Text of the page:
To turn, turn, will be our delight,

Till by turning, turning, we come round right.


’Tis the gift to be simple, ’tis the gift to be free;

’Tis the gift to share our common destiny;

And when we find ourselves in the place just right,

’Twill be in the valley of love and delight.


When true simplicity is gained,

To greet all as friend we shan’t be ashamed;

To turn, turn, will be our delight,

Till by turning, turning, we come round right.



“Children learn what they Live” 

by Dorothy Law Nolte


If a child lives with criticism, they learn to condemn.
If a child lives with hostility, they learn to fight.
If children live with fear, they learn to be apprehensive,
If children live with pity, they learn to feel sorry for themselves,
If a child lives with ridicule, he learns to be shy.

But do not despair …

If a child lives with tolerance, they learn to be patient.
If a child lives with encouragement, they learn confidence.
If a child lives with praise, they learn to appreciate.
If a child lives with fairness, they live with justice.
If a child lives with security, they live to have faith.
If a child lives with approval, they learn to like himself.
If a child lives with acceptance and friendship,
they learn to find love in the world.



“Not Christian or….”

by Jelaluddin Rumi – 13th century Sufi mystic


Not Christian or Jew or
Muslim, not Hindu,
Buddhist, Sufi, or Zen.
Not any religion


or cultural system. I am
not from the east
or the west, not
out of the ocean or up


from the ground, not
natural or ethereal, not
composed of elements at all.
I do not exist,


am not an entity in this
world or the next,
did not descend from
Adam and Eve or any


origin story. My place is
the placeless, a trace
of the traceless.
Neither body or soul.


I belong to the beloved,
have seen the two
worlds as one and
that one
call to and know,


first, last, outer, inner,
only that breath breathing


human being.




SYF 83 (CD SYF 1 / TK 11)

“Just as long as I have breath”

words by Alicia S. Carpenter


Just as long as I have breath,

I must answer, “Yes,” to life;

though with pain I made my way,

still with hope I meet each day.

If they ask what I did well,

tell them I said, “Yes,” to life.


Just as long as vision lasts,

I must answer, “Yes,” to truth;

in my dream and in my dark,

always that elusive spark.

If they ask what I did well,

tell them I said, “Yes,” to truth.


Just as long as my heart beats,

I must answer, “Yes,” to love;

disappointment pierced me through,

still I kept on loving you.

If they ask what I did well,

tell them I said, “Yes,” to love.




SYF 101

“May I use my hands with care”

words by Andrew McKean Hill


May I use my hands with care, touching gently all I share.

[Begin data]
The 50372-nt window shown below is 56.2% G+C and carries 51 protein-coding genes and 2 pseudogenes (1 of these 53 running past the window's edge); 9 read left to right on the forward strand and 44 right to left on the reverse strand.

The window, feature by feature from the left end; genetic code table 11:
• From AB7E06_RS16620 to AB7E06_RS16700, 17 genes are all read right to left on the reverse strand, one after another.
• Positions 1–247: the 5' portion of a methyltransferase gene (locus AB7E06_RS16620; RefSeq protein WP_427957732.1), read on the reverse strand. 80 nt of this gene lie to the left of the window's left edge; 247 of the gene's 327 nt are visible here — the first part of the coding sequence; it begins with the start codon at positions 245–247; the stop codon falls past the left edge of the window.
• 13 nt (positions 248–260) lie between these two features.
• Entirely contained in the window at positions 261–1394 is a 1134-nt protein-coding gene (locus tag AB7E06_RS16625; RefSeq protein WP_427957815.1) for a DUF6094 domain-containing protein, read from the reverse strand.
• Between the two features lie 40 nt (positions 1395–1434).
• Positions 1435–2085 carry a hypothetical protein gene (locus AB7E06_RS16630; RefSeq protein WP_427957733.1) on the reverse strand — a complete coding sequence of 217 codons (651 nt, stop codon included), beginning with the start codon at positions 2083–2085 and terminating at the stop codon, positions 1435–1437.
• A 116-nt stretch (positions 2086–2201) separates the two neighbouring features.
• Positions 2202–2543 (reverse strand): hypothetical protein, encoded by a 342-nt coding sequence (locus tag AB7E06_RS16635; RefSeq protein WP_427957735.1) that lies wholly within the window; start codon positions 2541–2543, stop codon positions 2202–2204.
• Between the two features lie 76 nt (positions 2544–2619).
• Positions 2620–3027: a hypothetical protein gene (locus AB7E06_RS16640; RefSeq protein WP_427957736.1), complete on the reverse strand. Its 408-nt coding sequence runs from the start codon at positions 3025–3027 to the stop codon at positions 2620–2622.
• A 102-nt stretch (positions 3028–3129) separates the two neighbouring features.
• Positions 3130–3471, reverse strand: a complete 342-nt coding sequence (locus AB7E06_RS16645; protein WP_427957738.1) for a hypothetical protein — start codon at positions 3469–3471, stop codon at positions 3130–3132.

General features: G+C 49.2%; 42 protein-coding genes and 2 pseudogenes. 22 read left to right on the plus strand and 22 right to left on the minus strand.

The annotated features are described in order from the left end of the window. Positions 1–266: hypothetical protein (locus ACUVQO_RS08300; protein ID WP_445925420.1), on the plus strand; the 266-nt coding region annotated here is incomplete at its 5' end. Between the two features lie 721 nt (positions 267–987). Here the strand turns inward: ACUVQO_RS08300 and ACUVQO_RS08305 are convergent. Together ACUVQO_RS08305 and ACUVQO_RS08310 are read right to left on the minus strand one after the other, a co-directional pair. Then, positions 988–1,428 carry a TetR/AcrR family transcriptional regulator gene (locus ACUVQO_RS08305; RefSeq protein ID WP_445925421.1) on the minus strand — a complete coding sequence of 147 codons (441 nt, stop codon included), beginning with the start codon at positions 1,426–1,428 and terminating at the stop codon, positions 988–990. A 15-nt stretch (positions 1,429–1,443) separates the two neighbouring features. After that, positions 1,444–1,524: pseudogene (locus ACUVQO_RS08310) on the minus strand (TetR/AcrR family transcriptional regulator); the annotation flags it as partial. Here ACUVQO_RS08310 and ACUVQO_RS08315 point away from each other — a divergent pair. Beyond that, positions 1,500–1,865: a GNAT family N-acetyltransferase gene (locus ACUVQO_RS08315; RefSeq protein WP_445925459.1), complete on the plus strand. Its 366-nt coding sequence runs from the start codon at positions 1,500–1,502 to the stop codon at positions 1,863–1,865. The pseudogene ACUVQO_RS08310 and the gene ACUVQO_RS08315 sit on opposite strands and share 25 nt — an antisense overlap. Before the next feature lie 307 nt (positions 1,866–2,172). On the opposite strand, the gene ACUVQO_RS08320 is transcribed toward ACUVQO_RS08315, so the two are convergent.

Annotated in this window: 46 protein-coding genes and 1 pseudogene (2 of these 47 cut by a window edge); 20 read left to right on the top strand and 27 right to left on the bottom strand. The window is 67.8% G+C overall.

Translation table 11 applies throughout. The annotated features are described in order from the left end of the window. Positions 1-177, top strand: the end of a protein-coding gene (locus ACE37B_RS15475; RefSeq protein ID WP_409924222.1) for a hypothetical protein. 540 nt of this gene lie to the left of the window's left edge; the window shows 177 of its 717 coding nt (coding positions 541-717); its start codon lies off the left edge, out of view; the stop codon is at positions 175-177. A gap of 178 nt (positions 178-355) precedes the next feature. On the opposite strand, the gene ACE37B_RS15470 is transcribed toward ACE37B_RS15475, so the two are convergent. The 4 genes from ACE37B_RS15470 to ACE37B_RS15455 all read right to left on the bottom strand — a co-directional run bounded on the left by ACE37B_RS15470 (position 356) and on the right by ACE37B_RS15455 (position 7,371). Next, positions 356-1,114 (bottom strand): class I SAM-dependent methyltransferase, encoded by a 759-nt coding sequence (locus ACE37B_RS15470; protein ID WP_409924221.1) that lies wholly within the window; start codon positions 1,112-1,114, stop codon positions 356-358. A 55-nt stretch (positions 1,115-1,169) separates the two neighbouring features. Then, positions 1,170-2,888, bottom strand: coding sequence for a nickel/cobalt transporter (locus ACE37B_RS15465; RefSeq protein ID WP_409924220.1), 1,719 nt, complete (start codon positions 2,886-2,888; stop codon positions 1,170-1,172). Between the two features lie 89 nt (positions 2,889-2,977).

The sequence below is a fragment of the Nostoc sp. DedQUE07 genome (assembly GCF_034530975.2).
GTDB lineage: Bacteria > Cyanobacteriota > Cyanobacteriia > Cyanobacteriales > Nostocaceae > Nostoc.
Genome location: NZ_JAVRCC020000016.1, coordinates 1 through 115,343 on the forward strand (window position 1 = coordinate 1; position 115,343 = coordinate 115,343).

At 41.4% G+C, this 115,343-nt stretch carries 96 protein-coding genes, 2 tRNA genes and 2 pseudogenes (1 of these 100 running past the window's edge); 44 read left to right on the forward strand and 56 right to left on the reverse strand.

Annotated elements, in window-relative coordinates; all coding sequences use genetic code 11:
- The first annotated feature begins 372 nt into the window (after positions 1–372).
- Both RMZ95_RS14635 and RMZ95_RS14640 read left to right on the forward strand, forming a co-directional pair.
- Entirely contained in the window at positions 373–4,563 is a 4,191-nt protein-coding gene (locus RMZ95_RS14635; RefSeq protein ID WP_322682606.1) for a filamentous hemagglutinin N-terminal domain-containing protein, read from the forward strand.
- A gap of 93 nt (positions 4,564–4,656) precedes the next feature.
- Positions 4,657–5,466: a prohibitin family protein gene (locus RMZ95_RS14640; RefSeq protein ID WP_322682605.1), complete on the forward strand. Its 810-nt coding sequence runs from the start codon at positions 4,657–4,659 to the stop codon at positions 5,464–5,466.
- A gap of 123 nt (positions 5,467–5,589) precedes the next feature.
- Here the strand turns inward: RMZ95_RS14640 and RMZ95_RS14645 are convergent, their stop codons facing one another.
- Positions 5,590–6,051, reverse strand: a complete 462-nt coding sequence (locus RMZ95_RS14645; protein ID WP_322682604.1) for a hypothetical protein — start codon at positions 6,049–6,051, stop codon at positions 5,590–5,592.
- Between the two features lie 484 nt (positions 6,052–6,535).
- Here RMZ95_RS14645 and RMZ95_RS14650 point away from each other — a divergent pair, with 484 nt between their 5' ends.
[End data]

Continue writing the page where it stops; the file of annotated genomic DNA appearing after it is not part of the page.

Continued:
May I with attentive ears hear another’s hopes and fears.


May I, using well my eyes, notice what before me lies.

May I, with my sense of smell musk form mint distinguish well.


May I with my gift of taste savour all things without haste.

All my senses I employ; all Your gifts may I enjoy.



READING   “I am who I am”

by Rev John Nichols


“In Exodus 3:7-14 we hear these words…


‘Then the Lord said,


‘I have observed the misery of my people who are in Egypt; I have heard their cry on account of their taskmasters.  Indeed, I know their sufferings, and I have come down to deliver them from the Egyptians, and to bring them out of that land to a good and broad land, a land flowing with milk and honey, to the country of the Canaanites, the Hittites, the Amorites, the Perizzites, the Hivites, and the Jebusites.  The cry of the Israelites has now come to me; I have also seen how the Egyptians oppress them.  So come, I will send you to Pharaoh to bring my people, the Israelites, out of Egypt.’


But Moses said to God,


‘Who am I that I should go to Pharaoh, and bring the Israelites out of Egypt?’


God said,


‘I will be with you; and this shall be the sign for you that it is I who send you; when you have brought the people out of Egypt, you shall worship God on this mountain.’


But Moses said to God,


‘If I come to the Israelites and say to them, ‘The God of your ancestors has sent me to you,’ and they ask me, ‘What is this God’s name?’ What shall I say to them?’


And God said to Moses,


‘I am who I am.’


And then God said,


‘Furthermore, thus you shall say to the Israelites, ‘I AM has sent me to you.'”


So in Moses story, we find that he fled Egypt to escape punishment for killing a slave driver, and in doing so took up the quiet life of a shepherd.  One day, while he was alone in the mountains, a bush burst into flames.  Moses knew immediately that God was in the fire, for a voice told him that he now stood ‘on holy ground.’  God had seen the sufferings of the Israelites and told Moses to go to Egypt and plead with the Pharaoh to let the Israelites go.  Moses wondered why the Israelites would follow him, of all people, and so he asked for a sign, a name that would give him credibility with them.


God responded, ‘I AM WHO I AM.’